Sacramento Kings head coach Michael Malone looks at the score board during his teams season opener against the Golden State Warriors at Sleep Train Arena on Wednesday, October, 29, 2014 in Sacramento. Hector Amezcua hamezcua@sacbee.com
Sacramento Kings head coach Michael Malone looks at the score board during his teams season opener against the Golden State Warriors at Sleep Train Arena on Wednesday, October, 29, 2014 in Sacramento. Hector Amezcua hamezcua@sacbee.com

Kings Blog

Jason Jones, Sacramento Kings beat writer

Kings Blog

Kings’ troublesome trend carries over from preseason

By Jason Jones

jejones@sacbee.com

October 30, 2014 01:00 AM

There were signs during the preseason the Kings could open the season the way they did Wednesday.

Kings coach Michael Malone said the team needed to treat the last two preseason games like regular-season contests.

In both cases, the Kings’ core players found themselves outplayed by backups and players who would soon find themselves playing in the D-League.

Then that core, like it had in the second half of the last two preseason games, fell apart in the second half of their 95-77 loss to the Golden State Warriors at Sleep Train Arena.

It happened again against the Warriors in the third quarter, just as it did during the preseason.

Here’s coach Michael Malone on that dreadful third:

“I think it was that 5:40 minute in the third quarter when we were up by one, and we turned into the Keystone Cops. They went on a 15-2 run and we couldn’t even get a shot off. Our offense, or lack thereof, was really bad tonight. The turnovers – we talked about those in the preseason. We were 28th in the preseason for turnovers per game, and to come out here against that team and turn the ball over 27 times for 26 points – well, you’re not going to beat anybody, especially not one of the best teams in the Western Conference. Offensively, it was a disappointing effort. We played really selfishly and did not move the ball. We pounded the ball. We looked very similar to the Sacramento Kings of last season.”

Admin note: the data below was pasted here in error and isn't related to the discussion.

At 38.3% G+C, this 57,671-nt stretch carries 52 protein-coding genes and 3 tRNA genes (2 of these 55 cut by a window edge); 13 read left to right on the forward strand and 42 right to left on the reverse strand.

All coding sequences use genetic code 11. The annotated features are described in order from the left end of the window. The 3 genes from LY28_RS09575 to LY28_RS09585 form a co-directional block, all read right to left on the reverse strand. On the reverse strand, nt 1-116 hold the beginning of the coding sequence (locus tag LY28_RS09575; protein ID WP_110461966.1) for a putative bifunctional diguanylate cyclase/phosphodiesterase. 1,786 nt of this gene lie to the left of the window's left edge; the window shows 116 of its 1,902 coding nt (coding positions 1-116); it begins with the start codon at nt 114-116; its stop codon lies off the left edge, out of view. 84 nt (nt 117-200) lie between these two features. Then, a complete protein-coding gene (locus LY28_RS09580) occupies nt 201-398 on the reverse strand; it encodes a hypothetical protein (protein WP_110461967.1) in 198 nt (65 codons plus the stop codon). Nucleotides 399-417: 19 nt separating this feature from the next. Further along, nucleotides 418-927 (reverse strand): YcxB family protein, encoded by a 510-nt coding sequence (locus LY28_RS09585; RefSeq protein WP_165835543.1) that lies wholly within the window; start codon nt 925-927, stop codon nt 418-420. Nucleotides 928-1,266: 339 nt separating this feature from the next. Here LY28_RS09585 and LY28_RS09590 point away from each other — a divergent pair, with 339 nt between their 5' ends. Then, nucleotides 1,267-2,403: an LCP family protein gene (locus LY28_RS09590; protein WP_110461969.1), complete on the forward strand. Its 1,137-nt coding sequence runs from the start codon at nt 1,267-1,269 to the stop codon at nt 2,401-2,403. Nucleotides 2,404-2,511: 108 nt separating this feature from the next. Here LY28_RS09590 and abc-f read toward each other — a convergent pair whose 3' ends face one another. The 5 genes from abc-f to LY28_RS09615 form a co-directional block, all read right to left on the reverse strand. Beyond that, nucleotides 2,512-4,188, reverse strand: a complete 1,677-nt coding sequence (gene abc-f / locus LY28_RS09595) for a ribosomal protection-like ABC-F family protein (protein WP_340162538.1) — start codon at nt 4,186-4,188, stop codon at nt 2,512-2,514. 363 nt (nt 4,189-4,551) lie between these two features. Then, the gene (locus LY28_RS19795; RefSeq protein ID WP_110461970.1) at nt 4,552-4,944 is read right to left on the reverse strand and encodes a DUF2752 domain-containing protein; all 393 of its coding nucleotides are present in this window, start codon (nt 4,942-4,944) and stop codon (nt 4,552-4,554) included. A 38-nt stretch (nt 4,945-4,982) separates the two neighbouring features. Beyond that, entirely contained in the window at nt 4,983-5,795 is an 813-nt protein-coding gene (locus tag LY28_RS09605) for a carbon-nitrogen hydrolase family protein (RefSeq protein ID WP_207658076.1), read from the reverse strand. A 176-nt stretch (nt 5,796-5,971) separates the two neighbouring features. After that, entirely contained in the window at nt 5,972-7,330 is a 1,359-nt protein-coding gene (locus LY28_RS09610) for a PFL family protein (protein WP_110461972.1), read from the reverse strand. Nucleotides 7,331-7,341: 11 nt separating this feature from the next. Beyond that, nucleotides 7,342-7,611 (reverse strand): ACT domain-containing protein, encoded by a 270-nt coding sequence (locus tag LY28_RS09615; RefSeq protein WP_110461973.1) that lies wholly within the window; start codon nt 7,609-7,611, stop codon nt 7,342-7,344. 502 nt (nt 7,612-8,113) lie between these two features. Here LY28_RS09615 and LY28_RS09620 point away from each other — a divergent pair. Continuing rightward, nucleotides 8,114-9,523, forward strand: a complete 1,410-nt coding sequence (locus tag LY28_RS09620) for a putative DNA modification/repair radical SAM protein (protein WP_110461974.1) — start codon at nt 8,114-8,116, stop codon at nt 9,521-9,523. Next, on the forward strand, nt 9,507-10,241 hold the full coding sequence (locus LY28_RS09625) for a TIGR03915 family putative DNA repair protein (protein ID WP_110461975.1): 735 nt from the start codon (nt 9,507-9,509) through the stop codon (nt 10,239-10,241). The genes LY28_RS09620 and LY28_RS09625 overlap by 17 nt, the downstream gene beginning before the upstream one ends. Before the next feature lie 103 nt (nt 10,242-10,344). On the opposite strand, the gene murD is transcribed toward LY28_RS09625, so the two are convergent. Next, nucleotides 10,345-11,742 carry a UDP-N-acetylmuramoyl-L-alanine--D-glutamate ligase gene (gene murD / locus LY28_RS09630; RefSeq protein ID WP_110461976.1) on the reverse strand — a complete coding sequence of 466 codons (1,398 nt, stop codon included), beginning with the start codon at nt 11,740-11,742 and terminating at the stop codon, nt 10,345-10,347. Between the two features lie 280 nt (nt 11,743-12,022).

Four of the five starters were starters last season. Darren Collison is the only change.

Off the bench, Derrick Williams and Reggie Evans still saw time as did Carl Landry. Landry, however, only played 18 games last season so he’s essentially a new piece.

Still, that’s seven holdovers in the top 10. Ramon Sessions, Nik Stauskas and Collison are the new players in the top of the rotation. Omri Casspi figures to play more at some point, but that’s still only four new players in the group that plays the most.

If the Kings are going to change how they play, it can’t be on Collison or Sessions to change it all because they play point guard.

It will take many familiar faces to make that happen.

▪ In case you were like me and wondering who the Keystone Cops are, here they are:

▪ Collison had a solid debut (13 points, eight assists, five steals) even if he shot just four of 12. He set a good tone, or at least tried to, on both ends of the floor.

Landry (eight points, seven rebounds) was also solid off the bench. They were the two Kings who filled their roles the best against the Warriors.

Sessions played just 10:14, so he didn’t have much time to make an impact. Surprising he played so little.

▪ The Kings need more from their shooting guards. They combined to shoot three of 15. Ben McLemore missed all five of his shots and did not score. Stauskas had nine points in his NBA debut.

▪ The Kings’ 27 turnovers were the most since March 19, 2006, at Minnesota.

Follow Jason Jones on Twitter @mr_jasonjones. Read his columns at sacbee.com/sports/nba/sacramento-kings.